Ivanisevic Foresees Zagreb Return
Just prior to the 2003 Davis Cup by BNP Paribas World Group first round draw, Goran Ivanisevic had a premonition about who Croatia would face, and where. He didn’t get it 100% right, but he still liked the outcome.
“I said that we would play America, but I thought we would play them away,” he said. “When I saw it was actually America at home, it was even better.”
Ivanisevic hasn’t hit a competitive tennis ball since he underwent shoulder surgery following last year’s quarterfinal with Argentina, but the Croatian has his sights firmly set on returning for the first round tie against the United States, in Zagreb, February 7 to 9.
“That’s my goal, to come back for the Davis Cup and try to play,” he said. “You don’t play America every day, it’s maybe one chance in ten years and we have a young, good team who can play anybody on any surface. We’re not scared of anyone and we showed that in 2002 [when Croatia defeated Germany in the first round].”
Anyone who witnessed Ivanisevic serving at half-speed as he helped Ivan Ljubicic keep their hopes alive against Argentina in the doubles rubber of last year’s Davis Cup quarterfinals, probably wondered whether he would ever return. He couldn’t even defend the Wimbledon title he won in 2001, and most onlookers thought he would retire. Not Ivanisevic.
The 31- year-old began intense rehabilitation, rebuilding the strength in his shoulder and working his way back to fitness. He remains determined to help Ivan Ljubicic, Zeljko Krajan and 18-year-old Mario Ancic, as Croatia attempt to mirror or better their exploits of last year.
“Every day I’m feeling better and better,” he said. “My forehands and backhands are good – actually better than before. My serve at the moment is at 35, 40 per cent, I can’t hit it harder, but doctors say that by the time of the Davis Cup tie I will be able to serve without pain. I plan to play at least doubles.”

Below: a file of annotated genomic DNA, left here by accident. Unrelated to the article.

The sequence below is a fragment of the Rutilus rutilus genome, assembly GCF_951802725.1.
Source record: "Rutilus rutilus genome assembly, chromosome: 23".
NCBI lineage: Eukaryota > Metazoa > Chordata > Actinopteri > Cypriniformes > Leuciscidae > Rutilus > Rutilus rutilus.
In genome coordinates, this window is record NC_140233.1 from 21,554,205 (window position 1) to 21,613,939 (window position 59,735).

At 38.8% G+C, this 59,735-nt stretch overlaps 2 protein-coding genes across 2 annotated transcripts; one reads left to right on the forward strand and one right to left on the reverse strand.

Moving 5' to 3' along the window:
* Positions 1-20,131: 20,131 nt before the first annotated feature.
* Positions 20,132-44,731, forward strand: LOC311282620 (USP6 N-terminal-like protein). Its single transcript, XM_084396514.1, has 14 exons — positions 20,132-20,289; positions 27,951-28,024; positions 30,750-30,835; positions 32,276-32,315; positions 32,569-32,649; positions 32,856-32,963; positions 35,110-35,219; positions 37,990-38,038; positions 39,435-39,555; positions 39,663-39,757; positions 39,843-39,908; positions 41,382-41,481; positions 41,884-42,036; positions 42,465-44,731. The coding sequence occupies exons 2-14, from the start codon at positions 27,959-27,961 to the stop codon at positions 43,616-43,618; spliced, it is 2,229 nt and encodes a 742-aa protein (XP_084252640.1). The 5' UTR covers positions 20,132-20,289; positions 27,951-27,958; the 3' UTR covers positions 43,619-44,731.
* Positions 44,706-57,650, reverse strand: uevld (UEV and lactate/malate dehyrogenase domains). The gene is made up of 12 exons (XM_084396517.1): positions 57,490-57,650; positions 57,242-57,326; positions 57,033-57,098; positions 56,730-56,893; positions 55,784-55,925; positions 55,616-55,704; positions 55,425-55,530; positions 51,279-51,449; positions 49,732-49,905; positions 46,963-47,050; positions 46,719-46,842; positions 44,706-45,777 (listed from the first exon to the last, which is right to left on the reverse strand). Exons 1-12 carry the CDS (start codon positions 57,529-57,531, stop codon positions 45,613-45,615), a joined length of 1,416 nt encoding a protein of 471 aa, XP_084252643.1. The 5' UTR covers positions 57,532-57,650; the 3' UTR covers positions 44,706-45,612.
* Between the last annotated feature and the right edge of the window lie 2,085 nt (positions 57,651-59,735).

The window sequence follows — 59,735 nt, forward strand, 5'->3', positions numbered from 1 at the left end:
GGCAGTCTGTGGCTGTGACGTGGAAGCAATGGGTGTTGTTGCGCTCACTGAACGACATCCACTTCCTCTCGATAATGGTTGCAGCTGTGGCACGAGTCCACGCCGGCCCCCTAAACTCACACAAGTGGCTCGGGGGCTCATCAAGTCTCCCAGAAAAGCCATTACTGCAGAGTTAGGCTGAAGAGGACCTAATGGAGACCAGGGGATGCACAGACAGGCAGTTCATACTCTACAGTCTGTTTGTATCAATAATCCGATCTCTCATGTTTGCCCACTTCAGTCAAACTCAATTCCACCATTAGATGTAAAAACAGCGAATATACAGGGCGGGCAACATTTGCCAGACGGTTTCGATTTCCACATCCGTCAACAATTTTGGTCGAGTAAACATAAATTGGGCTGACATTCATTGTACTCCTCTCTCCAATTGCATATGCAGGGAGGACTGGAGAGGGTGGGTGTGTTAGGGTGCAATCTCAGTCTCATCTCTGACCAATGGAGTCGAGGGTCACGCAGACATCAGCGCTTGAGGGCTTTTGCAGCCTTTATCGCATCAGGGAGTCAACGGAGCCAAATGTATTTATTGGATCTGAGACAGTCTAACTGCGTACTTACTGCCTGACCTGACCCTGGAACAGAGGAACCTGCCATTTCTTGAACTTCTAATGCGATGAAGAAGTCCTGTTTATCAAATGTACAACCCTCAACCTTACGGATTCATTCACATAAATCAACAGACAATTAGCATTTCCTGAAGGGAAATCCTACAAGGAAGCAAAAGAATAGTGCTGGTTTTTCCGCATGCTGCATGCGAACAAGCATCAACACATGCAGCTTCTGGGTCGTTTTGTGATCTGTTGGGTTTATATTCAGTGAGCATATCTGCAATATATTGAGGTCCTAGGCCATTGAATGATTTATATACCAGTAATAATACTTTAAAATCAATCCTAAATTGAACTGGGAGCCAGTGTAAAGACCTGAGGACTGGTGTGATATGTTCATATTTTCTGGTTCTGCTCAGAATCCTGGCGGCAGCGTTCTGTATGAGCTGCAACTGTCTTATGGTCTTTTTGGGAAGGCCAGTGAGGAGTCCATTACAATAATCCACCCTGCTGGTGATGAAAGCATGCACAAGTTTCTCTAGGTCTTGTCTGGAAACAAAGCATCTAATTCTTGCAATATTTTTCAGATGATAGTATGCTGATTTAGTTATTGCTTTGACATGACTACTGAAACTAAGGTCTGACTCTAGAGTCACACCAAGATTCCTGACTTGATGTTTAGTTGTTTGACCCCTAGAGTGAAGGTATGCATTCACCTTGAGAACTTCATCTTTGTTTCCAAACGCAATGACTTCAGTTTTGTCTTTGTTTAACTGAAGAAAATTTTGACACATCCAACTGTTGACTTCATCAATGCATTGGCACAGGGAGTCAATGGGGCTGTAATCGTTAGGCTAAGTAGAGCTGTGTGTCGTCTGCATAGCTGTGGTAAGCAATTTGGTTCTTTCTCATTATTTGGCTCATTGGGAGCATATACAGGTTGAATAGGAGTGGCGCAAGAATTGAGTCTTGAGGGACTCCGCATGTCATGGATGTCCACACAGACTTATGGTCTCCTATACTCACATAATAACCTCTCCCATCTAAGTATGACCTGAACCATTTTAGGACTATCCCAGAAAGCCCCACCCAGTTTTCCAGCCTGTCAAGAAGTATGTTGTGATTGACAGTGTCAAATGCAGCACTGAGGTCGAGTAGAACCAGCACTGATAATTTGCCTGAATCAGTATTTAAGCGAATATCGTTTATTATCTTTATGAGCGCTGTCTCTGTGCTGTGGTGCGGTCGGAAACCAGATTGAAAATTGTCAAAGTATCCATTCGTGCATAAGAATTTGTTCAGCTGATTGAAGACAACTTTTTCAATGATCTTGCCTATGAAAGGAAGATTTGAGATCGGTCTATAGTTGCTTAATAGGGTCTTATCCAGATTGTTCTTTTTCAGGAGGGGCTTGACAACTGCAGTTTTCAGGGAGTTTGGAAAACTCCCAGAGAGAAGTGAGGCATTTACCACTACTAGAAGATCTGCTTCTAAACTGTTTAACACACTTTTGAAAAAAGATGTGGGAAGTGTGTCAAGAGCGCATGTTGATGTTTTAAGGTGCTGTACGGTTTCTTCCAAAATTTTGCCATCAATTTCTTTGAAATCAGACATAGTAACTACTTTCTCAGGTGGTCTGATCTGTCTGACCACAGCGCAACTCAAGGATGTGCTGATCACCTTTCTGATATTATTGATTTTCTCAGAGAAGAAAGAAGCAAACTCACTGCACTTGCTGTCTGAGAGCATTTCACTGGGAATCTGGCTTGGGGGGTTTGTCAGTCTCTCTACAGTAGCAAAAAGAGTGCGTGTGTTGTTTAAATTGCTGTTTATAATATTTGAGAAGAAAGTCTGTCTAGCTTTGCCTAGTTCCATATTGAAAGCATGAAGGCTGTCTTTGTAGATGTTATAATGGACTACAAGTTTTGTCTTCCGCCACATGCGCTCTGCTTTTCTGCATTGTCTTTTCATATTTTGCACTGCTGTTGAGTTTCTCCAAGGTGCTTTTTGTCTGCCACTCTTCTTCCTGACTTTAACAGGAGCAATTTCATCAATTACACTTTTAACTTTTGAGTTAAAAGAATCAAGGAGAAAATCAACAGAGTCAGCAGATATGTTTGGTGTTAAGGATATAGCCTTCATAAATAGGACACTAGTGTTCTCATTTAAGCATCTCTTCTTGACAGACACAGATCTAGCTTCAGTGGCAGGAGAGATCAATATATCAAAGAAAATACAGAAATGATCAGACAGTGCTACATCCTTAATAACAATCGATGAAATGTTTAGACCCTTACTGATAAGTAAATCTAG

Just to have Ivanisevic around will be a huge boost for Croatia. He is a talisman for the team and a hero to the nation. Even if he can’t play, he plans to be courtside, and he thinks his countrymen have a great chance to score an historic victory.
“The United States have a great team – Andy Roddick, James Blake, they’re a good, young team that can play on any surface, but they are not unbeatable and it’s going to be tough for them to come here [to Zagreb].
“I think Ljubicic is going to be a key player for us. He’s going to have to carry a lot of pressure and expectation. It’s not easy when you have to win and a lot of people are counting on you, but it’s an open match and we have nothing to lose. "I think we’re going to have great support from the crowd. If I can help at least in the doubles, that would be great. If not, I am going to sit there and support the team.”
Ivanisevic began his Davis Cup career in 1989 as an 18-year-old, playing for the former Yugoslavia. His first live singles rubber, a four-set victory over Spain’s Sergio Casal in the quarterfinals, took them to the semis, where they lost to Sweden.
Though he hails from Split and fanatically supports the city’s football team, Hajduk – big rivals of Zagreb team, Dinamo – Ivanisevic has fond Davis Cup memories of Zagreb.
Last year in Croatia’s capital, he won both of his singles rubbers against Nicolas Kiefer and Rainer Schuettler, and the doubles in their victory over Germany.
For Ivanisevic, there is nothing quite like the Davis Cup.
“It’s great,” he said. “You travel alone all the year but for seven days we have the whole team together and it’s the team spirit which is so great. Especially with us, we are young guys who have fun, play football, go out, do everything together and for that week we are like a family.”
A family aiming for a victory that will allow them to reconvene for the quarterfinals.
Thanks to Antonio for sending the article in.